October 22, 2018

Offer in Compromise: What Is It and How to Make One

An IRS tax audit can go one of two ways: either the auditor finds everything in order as documented, or there is a financial discrepancy—usually not in your favor, either. Owing a few hundred or even a couple thousand dollars may not be awful, but what if your worst fears are realized and you suddenly owe thousands of dollars—maybe millions– in back taxes to the IRS? More money than you can possibly afford to pay…?

Offer in Compromise

For individuals, owing back taxes that exceed a few hundred or a few thousand dollars could spell financial ruin. The impact to your life could be tremendous. There is an old adage that says, “You can’t squeeze water from a stone.” Simply put, if you can’t pay it, it might behoove the IRS to consider a lesser amount. Enter, the “offer in compromise.”

An “offer in compromise” is a document you may use to make a formal financial offer to the IRS that settles your tax obligations. The IRS accepts two versions:

  • Offer in Compromise when you are unable to make payments or pay in full for back taxes owed.
  • Offer in Compromise when you disagree with the auditor’s findings and are unwilling to pay the amount the IRS demands. This is a “Doubt as to Liability” document.

An “Offer in Compromise” sounds great, right? Here’s the answer to your prayers for the back taxes you owe. Unfortunately, the burden of proof is yours to prove you legitimately are unable to financially repay all that you owe in back taxes. You can pay some of it, but not all. And you will prepare an offer in compromise to suggest the amount you can pay.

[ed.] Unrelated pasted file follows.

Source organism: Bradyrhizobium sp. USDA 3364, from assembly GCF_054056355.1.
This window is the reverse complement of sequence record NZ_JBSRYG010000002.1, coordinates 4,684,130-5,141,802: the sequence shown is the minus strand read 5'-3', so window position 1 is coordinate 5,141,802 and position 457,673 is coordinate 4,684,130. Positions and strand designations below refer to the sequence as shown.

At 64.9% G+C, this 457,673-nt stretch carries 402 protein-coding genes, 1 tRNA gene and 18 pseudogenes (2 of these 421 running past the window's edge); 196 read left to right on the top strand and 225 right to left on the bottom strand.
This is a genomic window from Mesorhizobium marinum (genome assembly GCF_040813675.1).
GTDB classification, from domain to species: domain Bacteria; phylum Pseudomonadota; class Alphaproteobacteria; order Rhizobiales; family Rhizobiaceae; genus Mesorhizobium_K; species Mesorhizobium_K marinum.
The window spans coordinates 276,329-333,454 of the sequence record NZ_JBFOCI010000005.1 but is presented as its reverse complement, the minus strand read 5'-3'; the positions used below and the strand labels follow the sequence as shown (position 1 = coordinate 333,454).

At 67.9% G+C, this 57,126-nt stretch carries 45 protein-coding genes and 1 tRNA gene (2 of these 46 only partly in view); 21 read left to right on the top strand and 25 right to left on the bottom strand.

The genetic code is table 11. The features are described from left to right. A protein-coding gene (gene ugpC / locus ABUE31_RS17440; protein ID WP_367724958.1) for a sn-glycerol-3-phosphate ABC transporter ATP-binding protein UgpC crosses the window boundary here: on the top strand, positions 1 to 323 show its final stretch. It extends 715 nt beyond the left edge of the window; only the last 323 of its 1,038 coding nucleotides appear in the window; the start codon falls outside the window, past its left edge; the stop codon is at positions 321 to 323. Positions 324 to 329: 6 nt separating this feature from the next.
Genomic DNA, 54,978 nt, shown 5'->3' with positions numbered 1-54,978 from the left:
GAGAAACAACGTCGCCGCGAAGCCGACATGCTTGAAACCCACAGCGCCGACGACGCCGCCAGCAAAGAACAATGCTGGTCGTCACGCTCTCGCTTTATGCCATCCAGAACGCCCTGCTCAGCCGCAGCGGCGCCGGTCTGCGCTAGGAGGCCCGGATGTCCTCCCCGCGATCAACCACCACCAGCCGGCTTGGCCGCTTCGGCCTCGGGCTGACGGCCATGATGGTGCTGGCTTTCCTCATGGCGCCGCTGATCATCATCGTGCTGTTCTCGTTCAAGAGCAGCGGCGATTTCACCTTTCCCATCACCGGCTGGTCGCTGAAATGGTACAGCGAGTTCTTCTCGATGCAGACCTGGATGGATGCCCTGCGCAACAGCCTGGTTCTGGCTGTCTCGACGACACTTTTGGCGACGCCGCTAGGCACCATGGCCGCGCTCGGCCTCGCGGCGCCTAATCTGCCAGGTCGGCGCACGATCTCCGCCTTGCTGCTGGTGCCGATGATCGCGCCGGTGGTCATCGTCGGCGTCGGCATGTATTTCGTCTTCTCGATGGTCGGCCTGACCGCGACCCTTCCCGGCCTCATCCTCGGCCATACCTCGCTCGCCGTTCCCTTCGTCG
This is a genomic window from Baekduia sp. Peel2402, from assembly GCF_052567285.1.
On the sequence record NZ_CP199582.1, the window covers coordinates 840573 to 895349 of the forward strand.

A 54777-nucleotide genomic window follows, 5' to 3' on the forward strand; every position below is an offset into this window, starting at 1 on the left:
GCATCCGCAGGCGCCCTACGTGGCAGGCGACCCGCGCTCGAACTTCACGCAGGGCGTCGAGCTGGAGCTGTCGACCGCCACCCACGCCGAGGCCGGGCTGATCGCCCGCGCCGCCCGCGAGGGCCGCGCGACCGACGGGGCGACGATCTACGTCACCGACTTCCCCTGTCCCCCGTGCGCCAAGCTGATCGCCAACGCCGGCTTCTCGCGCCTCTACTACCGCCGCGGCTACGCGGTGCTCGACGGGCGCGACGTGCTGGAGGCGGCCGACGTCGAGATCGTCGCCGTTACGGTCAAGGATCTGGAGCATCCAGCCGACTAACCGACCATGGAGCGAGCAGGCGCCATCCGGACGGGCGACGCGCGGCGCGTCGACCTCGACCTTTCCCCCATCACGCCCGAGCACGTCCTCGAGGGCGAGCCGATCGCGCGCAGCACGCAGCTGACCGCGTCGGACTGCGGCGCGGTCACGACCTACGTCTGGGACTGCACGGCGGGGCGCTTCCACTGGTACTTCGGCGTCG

Does an Offer in Compromise Make Sense?

Frankly if you gypped the IRS out of money it’s owed, then you should make good on it. But honest mistakes do happen. Even dishonest ones. And the IRS makes mistakes, certainly. To legitimately qualify to use an offer in compromise you must be able to provide financial proof of your inability to make full repayment, either in a lump sum or through a payment process.

Making an Offer in Compromise

The IRS.gov website maintains all the forms and documentation you need to file a formal offer in compromise. Beware of businesses outside the IRS selling services related to filing offers in compromise. If you need assistance navigating this negotiation, you may consult with a tax attorney.

Tip: Check local and regional bar associations for tax attorneys that work pro bono.

Remember, there are two types of Offers in Compromise and you may download them through the IRS website. Read all the instructions carefully before submitting them and complete the worksheet in the Offer in Compromise Booklet, (Form 656-B) to make sure you are eligible to be considered.

Your application requires you submit an application fee and a percentage of your initial tax payment.

For detailed instructions and current Offer in Compromise applications, visit the IRS.gov website.

Speak Your Mind

*


*